He said in order to stay in business, he regularly buys petro to power his aging generator to provide alternative source of electricity.
However, Michael, who hails from Ogoja in Cross River State, attributed the greatest challenge confronting the inhabitants of Kpaduma to security which he said is affecting him and other businesses.
“Thieves are ubiquitous in this place. We have lost countless phones to pickpockets and on one occasion there was a break in at our second viewing centre. Security is really an issue here. We have vigilante people but it does not appear they are up to the task of securing the community,” he said.
His concern on security was reinforced by Uche Gabriel.
Gabriel pointed at a stall belonging to a woman, which thieves vandalised and made away with her wares after a break in.
The residents of the community also complained about lack of attention from government regarding provision of primary healthcare in the area.
As private medical centres are rare to find, they are at the mercy of local chemists and are often referred to the Asokoro General Hospital for their immediate health requirements.
Gabriel said that despite the fact that Kpaduma is a thriving hub, there is irregular provision of electricity and lack of job which pushes the youths to crime.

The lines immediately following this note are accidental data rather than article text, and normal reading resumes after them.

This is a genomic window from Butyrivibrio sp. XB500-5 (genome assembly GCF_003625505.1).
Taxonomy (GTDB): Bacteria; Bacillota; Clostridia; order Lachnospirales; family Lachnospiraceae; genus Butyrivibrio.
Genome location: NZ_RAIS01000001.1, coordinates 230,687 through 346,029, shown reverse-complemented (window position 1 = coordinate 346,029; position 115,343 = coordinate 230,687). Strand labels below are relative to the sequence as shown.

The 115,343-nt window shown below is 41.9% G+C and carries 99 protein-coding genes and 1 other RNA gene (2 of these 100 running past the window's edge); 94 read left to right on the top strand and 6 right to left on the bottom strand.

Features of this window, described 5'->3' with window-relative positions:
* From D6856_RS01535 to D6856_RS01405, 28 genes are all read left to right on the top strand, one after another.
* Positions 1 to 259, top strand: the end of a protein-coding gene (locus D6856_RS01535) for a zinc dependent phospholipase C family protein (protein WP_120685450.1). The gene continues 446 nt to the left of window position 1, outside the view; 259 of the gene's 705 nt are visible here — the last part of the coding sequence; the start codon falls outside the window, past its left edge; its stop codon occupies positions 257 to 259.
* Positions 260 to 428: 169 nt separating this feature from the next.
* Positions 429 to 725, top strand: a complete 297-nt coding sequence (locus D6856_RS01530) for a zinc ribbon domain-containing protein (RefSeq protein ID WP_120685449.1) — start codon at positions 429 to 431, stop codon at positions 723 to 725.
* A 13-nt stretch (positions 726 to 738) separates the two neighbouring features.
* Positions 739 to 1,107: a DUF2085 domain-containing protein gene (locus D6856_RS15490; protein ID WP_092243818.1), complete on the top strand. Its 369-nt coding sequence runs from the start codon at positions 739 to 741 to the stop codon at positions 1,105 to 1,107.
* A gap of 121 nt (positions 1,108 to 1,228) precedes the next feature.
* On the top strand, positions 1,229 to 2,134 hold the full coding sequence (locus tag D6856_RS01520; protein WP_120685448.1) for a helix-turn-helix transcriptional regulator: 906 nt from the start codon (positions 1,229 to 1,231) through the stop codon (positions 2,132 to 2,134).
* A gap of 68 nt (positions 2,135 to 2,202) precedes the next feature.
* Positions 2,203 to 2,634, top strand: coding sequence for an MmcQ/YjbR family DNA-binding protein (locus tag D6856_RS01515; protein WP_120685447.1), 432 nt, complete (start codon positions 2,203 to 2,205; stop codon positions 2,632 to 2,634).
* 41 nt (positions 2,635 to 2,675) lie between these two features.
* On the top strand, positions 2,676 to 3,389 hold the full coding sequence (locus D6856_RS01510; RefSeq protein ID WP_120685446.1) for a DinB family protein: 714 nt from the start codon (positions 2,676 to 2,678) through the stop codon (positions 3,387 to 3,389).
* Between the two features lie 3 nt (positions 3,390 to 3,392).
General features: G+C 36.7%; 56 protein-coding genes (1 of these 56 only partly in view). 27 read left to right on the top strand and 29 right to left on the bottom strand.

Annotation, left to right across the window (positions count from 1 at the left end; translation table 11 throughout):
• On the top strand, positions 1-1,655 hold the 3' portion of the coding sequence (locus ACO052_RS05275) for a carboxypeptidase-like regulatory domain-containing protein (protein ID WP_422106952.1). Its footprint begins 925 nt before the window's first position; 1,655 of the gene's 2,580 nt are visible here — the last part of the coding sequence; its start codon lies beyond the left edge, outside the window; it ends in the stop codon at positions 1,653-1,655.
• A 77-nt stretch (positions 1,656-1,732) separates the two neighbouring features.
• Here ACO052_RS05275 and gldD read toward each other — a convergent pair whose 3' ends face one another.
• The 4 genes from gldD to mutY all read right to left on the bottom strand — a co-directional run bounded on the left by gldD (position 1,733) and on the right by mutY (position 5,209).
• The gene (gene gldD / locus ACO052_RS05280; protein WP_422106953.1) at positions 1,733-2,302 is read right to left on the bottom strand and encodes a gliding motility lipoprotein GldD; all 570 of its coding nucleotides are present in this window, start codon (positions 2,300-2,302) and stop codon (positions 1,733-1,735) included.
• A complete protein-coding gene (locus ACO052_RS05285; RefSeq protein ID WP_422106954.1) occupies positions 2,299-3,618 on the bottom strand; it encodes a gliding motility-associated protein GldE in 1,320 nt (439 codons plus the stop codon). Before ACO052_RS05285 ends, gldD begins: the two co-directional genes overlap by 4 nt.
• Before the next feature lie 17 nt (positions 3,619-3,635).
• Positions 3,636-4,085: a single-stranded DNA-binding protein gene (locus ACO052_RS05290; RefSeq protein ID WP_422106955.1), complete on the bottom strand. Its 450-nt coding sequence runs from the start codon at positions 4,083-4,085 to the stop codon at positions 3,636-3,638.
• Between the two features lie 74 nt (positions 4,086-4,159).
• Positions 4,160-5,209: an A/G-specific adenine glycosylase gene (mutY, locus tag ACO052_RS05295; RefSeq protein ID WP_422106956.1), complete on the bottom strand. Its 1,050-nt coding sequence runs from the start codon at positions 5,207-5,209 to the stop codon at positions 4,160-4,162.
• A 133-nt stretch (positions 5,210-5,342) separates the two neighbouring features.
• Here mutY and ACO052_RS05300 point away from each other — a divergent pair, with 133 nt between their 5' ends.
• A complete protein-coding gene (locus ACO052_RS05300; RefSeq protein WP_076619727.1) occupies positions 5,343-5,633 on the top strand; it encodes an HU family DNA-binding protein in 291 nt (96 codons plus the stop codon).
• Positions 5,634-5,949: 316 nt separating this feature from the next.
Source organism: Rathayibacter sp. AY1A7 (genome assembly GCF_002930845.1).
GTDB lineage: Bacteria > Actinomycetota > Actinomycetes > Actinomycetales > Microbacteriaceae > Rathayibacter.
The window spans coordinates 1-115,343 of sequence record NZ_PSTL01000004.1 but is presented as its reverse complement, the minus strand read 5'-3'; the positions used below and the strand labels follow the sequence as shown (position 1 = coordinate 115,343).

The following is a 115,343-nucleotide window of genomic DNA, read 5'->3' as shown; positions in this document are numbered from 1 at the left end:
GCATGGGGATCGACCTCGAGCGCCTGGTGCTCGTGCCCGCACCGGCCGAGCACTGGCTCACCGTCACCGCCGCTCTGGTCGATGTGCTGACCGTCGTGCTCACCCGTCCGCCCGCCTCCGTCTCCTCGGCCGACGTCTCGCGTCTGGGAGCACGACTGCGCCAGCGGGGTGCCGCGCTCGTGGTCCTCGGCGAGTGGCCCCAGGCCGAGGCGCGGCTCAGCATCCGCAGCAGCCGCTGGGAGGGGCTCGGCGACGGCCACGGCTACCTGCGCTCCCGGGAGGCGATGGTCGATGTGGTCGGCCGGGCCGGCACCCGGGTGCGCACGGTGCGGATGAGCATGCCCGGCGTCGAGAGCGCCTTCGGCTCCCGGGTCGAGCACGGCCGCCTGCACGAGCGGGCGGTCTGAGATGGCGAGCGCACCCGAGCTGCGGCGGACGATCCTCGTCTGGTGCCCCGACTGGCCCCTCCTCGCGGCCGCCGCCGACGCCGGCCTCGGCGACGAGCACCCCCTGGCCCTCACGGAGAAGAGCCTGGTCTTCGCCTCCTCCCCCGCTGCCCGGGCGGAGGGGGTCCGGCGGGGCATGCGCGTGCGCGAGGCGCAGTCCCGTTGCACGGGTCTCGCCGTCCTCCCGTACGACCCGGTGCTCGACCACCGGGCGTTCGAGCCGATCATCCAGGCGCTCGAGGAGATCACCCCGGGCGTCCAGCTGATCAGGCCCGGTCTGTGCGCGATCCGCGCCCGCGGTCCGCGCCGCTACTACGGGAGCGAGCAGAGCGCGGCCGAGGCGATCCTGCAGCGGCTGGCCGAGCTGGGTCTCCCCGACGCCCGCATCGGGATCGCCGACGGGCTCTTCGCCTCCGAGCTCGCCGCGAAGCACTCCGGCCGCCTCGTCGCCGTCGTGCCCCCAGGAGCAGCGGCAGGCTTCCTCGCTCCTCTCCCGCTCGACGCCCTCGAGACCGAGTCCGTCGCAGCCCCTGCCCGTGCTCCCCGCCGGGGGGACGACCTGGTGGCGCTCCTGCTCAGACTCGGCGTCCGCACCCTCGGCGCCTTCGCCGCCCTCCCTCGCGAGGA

In addition, he raged that small scale businesses are at the mercy of AMAC which often subjects them to multiple charges payable on business premises.
“I like Kpaduma, but we often have issues with AMAC people that are fond of imposing high levies on our shops. In fact, they make us pay multiple rates on premises, charging N7,000 on locked-up shops and N5,000 on batchers and kiosks. It is something we are appealing to authorities to wade into,” he said.
His position was reinforced by Madam Kelechi Izama, who specialises in selling of fairly used clothes otherwise known as “Okrika’’. Izama says the local council is fond of disturbing the traders whenever they feel like.
The FCTA through the AMMC has often described shanties within Abuja city as illegal settlements that should be demolished to preserve the FCT Master-plan.
Two months ago, officials of Development and Control, led by the Acting Director of the department, Mukhtar Galadima, bulldozed dozens of structures at a settlement known as Mountain Village abutting the Kpaduma Village. The demolition which is a warning signal for the dwellers of Kpaduma followed a quit notice issued in August 2016 for them to remove their belongings and vacate the community.
But Michael minced no words when he noted that since Bala Mohammed, the immediate past FCT Minister left, the FCTA, headed by the current Minister, Muhammed Musa Bello has not threatened the dwellers with a quit notice with the intention to take-over their shack.
“At the time the Goodluck Jonathan administration was in power and Bala Mohammed was the minister, they used to give us problem, but this time is not like before. This current minister, Musa Bello is not even disturbing us. No one is even talking about it,” he sounded off.
Izama said Kobi Road was constituting a health risk to the public because of its bad and dusty nature accentuated by the harmattan, while Michael thanked the Dangote Group for piling the road at Kpaduma 2 with stones in the past two years, thus making it passable.